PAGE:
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nutrient absorption

2007-02-27 00:47:38.438808+00 by Dan Lyke 5 comments

A little Scientific American squib pimping the forthcoming book The Gospel of Food: Everything You Think You Know about Food Is Wrong says that people absorb more nutrients from foods they enjoy more (via Rebecca Blood).

When it comes to healthy absorption of nutrients, taste matters. Glassner cites a study in which "Swedish and Thai women were fed a Thai dish that the Swedes found overly spicy. The Thai women, who liked the dish, absorbed more iron from the meal. When the researchers reversed the experiment and served hamburger, potatoes, and beans, the Swedes, who like this food, absorbed more iron. Most telling was a third variation of the experiment, in which both the Swedes and the Thais were given food that was high in nutrients but consisted of a sticky, savorless paste. In this case, neither group absorbed much iron."

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comments in ascending chronological order (reverse):

#Comment Re: made: 2007-02-27 16:45:49.763932+00 by: dexev

I'm not going to buy the book to find out how the original experiment worked, but I can see an alternative explanation that makes more sense to me:

People absorb more nutrients from foods they eat more frequently. Our digestive systems are symbiotic -- there are multiple, specialized strains of bacteria in there, competing for food. The balance shifts over time to match our diets.

Eating more than a dozen or so (and that's if you're lucky) staple foods is a very recent development in human history. It wouldn't surprise me to find that our gut is optimized for an unchanging diet.

#Comment Re: made: 2007-02-27 16:55:52.169396+00 by: Dan Lyke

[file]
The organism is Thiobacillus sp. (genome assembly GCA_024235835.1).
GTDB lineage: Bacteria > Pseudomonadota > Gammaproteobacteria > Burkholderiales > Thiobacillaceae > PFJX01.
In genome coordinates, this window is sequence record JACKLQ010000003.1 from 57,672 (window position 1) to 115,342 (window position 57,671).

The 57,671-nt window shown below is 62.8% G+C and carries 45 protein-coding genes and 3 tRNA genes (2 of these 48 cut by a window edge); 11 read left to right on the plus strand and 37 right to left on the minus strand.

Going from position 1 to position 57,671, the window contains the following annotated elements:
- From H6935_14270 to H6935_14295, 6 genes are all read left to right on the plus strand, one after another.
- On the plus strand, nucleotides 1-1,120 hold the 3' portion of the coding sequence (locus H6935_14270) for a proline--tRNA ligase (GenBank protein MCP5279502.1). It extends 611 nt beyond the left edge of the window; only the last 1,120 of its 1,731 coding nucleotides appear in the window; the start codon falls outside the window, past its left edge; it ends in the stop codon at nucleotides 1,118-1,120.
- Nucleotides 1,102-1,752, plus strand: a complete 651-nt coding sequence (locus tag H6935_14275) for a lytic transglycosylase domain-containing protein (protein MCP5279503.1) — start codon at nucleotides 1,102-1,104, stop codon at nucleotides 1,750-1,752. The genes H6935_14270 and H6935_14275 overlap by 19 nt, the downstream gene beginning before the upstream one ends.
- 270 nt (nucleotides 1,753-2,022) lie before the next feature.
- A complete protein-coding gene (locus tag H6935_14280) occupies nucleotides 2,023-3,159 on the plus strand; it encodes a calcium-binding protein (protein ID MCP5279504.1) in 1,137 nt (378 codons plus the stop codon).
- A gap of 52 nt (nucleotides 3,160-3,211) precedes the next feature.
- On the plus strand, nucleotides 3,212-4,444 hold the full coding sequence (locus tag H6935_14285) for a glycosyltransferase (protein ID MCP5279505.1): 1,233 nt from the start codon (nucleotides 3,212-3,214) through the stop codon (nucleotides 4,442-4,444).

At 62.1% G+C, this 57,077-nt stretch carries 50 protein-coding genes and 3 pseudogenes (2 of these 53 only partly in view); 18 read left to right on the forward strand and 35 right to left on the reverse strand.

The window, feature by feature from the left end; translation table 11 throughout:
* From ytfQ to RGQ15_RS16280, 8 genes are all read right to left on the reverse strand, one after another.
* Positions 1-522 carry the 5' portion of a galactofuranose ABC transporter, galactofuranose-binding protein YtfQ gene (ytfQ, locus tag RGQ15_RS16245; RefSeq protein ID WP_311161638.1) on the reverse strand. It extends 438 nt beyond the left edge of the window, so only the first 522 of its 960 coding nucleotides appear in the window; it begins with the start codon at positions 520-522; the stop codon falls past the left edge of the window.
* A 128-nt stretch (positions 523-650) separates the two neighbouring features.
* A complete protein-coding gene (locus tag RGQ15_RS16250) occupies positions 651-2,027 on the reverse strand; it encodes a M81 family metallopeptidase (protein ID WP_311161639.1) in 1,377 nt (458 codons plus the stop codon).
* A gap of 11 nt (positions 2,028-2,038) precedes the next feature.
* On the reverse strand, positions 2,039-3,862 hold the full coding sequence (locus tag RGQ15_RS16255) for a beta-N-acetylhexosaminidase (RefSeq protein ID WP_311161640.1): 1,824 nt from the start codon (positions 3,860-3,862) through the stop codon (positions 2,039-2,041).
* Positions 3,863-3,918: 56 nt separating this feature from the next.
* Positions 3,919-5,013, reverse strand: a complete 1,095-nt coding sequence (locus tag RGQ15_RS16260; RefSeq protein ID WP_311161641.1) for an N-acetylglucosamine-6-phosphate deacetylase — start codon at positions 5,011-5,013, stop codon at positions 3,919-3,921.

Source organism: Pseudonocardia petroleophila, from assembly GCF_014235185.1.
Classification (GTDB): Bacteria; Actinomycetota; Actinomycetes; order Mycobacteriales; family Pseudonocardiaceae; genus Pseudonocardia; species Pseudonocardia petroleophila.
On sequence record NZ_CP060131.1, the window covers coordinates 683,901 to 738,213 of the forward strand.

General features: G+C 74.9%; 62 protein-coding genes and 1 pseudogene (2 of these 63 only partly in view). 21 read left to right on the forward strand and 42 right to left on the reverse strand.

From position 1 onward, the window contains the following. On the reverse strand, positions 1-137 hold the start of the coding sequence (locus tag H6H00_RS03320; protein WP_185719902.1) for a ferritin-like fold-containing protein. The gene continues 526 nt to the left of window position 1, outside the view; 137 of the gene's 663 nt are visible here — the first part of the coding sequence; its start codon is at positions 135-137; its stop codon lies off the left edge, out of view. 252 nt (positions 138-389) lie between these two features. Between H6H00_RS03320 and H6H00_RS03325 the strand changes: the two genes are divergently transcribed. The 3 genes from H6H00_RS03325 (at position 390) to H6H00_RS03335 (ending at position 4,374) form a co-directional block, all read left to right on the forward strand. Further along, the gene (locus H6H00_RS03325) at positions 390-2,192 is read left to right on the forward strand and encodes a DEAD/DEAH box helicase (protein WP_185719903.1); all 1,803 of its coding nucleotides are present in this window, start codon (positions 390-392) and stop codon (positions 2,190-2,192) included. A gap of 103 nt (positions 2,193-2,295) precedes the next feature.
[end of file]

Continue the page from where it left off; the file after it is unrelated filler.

I want to track back to the original study, and I may end up buying the book although it's probably just a confirmation of my beliefs about food, but that explanation does make sense.

Don't know how you'd control for that, because the explanation that'd make sense is that it's the spices and condiments which would control what you're absorbing from the core material.

#Comment Re: made: 2007-02-27 18:11:15.100656+00 by: topspin [edit history]

Yeah, citing a study from 30yrs ago, Mr. Glassner is hardly on the cutting edge here.

#Comment Re: made: 2007-02-27 18:26:34.148175+00 by: Dan Lyke

I love Flutterby! Topspin does the hard searching so that I don't have to!

#Comment Re: made: 2007-02-27 18:27:07.096643+00 by: ebradway

dexev: interesting thought about the digestive system being "trained" for specific foods.

There are many interesting questions posed and I'd like to see Dan buy the book to fill us in. A question that comes to mind for me is how much one "enjoys" food is related to nutrative value of the food for that person.

I know some circles of edgy-nutritionists (raw foodists) believe that you can use food cravings to determine nutrition deficiencies. For instance, if you crave broccoli and broccoli tastes amazingly good to you, then there is something in broccoli that your body really needs.

Of course, this assumes a diet of simple, unprocessed foods. Processed foods, like potato chips and hot dogs, are designed to fool the body into cravings that don't match nutritional values.

And you definitely don't want your 7-year-old to get his hands on this book! You'll never get them to eat their veggies!